Imagine a spring morning in a park. A person mourning over a lost lover might notice the lilacs bending under the weight of the morning dew and think of them as “lugubrious.” A woman desperately longing for motherhood might focus on the apple tree, “pregnant with blossoms.” A man who has just had an argument with his wife over his whereabouts the previous evening might zero in on the ivy that’s “threatening to choke the life out of a tree.”
By exploiting POV, your story will engross your readers. They will become emotionally invested in your characters and will feel a personal stake in what happens to them. Your characters will come alive as real flesh-and-blood people — with strong inner lives that connect to your readers.
In my last post I discussed five reasons to use the first person POV for your writing. This post will explore how that choice might limit you. Please refer back to my first post the point of point-of-view to learn all about the different points-of-view available!
Six Limitations of the First Person Point-of-View:
1) It Imprisons You In One Character: In the first person POV the reader hears all the protagonists thoughts and everything is filtered through their perception. The reader only gets one interpretation of events. John Gardner writes that “first person locks us in one character’s mind, locks us to one kind of diction throughout, locks out the possibilities of going deeply into various characters’ minds, and so forth.” (The Art of Fiction). Is it important to understand other character’s motivations in your novel? If so, first person may not be the right choice. Remember all events will be distorted by the protagonists perception of them.
2) It’s Narcissistic: Again, I’m going to quote Gardner here (who had an uncanny loathing for first person POV) in his book The Art of Fiction he states that the first person POV “can achieve little grandeur. It thrives on intimacy and something like gossip. It peeks through a keyhole, never walks through an open field.” He continues to say that the first person is claustrophobic and creates narcissists of us all. In some ways this is true. We are trapped in one perception constantly saying “I did this,” “I felt that,” “I,” “I,” “I”! The first person POV is introspective and explores only a single character’s experience. It is very limited in scope. First person POV might not be the right for you if you are writing a grand epic.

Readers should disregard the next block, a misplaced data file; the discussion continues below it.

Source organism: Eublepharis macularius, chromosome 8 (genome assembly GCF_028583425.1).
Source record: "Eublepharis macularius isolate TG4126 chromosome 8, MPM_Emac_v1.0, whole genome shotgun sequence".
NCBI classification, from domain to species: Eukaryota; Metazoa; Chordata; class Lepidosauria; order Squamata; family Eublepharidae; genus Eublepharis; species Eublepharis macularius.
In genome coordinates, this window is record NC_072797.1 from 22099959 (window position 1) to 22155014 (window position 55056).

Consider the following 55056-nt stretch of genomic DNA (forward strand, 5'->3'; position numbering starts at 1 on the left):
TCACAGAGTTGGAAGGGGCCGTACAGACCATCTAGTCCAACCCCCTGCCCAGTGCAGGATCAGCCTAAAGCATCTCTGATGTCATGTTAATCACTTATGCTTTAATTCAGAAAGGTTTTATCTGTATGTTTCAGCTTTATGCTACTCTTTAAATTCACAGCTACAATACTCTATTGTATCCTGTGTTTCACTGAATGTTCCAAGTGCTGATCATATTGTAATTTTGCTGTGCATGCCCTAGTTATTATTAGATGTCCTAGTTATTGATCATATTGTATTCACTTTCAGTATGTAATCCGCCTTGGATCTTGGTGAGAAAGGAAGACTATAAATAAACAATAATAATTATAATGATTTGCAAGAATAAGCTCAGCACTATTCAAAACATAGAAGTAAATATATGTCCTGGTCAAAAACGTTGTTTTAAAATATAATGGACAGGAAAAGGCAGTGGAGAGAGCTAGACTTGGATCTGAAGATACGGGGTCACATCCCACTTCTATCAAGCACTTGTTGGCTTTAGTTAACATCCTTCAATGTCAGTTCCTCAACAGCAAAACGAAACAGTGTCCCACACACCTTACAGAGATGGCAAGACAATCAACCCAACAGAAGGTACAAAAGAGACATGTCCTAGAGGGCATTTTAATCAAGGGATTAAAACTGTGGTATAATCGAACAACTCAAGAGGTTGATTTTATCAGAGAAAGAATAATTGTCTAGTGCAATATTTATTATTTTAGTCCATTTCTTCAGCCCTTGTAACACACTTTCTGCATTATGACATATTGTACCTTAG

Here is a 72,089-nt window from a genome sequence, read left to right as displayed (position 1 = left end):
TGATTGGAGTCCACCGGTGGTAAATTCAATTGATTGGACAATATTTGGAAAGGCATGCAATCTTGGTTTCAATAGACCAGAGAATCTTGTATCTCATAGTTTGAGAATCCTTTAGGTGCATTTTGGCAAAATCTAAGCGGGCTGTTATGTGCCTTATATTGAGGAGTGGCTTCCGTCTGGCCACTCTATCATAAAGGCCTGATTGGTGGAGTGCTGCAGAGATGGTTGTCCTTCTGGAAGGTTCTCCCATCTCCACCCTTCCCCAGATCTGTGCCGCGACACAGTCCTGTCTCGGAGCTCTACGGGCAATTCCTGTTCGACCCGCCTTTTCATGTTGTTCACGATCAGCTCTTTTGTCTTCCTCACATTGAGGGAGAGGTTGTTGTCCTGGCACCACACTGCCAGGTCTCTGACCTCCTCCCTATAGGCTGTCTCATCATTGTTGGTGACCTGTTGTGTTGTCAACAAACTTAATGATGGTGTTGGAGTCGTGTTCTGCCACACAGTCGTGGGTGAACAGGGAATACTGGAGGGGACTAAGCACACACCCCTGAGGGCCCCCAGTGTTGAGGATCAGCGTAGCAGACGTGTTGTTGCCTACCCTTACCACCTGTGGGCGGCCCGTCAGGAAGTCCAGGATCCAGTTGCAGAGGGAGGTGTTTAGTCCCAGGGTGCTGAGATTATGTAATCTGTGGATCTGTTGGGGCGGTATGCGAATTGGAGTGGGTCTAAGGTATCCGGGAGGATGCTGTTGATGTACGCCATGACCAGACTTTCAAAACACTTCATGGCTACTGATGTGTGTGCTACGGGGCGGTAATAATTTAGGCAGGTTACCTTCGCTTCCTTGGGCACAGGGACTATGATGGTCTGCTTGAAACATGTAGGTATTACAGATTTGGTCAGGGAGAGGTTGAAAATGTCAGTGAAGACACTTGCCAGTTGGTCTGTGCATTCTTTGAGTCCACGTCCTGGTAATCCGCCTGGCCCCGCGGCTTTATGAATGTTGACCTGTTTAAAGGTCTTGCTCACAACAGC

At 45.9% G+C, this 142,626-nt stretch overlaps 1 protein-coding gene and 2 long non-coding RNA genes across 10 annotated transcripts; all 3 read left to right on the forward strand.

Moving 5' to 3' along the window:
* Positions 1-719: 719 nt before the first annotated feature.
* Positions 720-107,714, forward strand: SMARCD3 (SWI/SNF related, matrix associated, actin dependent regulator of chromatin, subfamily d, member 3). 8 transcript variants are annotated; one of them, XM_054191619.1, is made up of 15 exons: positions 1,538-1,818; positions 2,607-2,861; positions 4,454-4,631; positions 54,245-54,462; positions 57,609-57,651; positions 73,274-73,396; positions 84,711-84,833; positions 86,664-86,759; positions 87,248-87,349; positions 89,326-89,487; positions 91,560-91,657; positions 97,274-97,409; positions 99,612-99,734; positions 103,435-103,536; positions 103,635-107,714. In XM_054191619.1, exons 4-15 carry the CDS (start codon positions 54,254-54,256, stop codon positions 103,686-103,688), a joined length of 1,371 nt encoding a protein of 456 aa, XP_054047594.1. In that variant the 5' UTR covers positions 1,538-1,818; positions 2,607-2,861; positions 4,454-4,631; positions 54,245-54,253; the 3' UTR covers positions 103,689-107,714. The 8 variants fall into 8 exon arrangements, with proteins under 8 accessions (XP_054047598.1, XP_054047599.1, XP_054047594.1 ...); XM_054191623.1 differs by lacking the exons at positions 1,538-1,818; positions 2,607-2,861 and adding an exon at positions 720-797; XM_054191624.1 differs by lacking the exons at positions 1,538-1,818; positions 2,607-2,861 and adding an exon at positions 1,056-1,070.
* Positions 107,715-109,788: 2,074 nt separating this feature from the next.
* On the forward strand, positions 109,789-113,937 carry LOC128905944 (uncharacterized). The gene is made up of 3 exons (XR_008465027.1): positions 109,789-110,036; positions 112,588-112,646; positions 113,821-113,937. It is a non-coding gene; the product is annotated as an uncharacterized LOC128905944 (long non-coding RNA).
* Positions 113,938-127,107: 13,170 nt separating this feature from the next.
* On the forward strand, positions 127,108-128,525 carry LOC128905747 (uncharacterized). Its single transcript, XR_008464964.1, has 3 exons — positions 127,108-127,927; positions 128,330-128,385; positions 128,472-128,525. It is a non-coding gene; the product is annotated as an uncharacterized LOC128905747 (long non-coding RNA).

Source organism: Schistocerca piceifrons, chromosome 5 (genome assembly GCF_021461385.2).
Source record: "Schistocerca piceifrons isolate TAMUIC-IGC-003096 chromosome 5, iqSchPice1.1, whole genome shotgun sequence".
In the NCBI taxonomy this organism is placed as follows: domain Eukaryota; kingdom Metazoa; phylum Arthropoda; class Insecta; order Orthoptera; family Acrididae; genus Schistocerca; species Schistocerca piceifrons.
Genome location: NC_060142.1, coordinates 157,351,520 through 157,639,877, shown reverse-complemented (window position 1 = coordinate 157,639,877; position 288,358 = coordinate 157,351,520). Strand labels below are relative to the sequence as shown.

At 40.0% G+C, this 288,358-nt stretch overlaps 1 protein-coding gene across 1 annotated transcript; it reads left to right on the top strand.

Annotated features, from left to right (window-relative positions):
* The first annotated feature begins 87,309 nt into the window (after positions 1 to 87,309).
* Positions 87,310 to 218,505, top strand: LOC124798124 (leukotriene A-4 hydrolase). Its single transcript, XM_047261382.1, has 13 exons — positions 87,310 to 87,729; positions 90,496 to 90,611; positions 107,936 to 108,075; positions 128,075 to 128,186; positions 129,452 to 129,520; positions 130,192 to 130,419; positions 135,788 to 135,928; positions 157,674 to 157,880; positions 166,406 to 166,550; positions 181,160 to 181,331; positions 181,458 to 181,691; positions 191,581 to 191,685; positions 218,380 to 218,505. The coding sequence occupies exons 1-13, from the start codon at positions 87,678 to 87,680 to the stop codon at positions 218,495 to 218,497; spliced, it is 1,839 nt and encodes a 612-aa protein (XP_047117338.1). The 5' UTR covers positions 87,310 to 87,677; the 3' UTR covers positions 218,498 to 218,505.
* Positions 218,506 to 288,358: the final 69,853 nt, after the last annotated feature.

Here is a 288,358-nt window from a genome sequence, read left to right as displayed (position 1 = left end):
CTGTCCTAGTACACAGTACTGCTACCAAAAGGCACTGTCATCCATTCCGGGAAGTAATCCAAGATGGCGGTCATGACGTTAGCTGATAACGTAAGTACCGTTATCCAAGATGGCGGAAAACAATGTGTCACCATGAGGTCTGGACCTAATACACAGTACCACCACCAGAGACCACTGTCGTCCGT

3) What Gender is Your Narrator? Writing in the first person POV can make it difficult for the reader to know the gender of the protagonist. When one writes in the third person the pronouns of “he” and “she” quickly identify gender. In first person, however, the narrator has to specifically mention their gender or relate themselves to someone of the same gender (or compare themselves to the opposite gender) in order for the reader to be clued in. Have you ever read a first person POV book and you were certain the main character was female, only to find out on page 15 that they are male? I have. Of course this could also be used to one’s advantage. The book Written On the Body by Jeanette Winterson never identifies the first person narrator’s gender, and thus the story becomes an interesting reflection of the reader’s concepts of what actions they deem as male or female.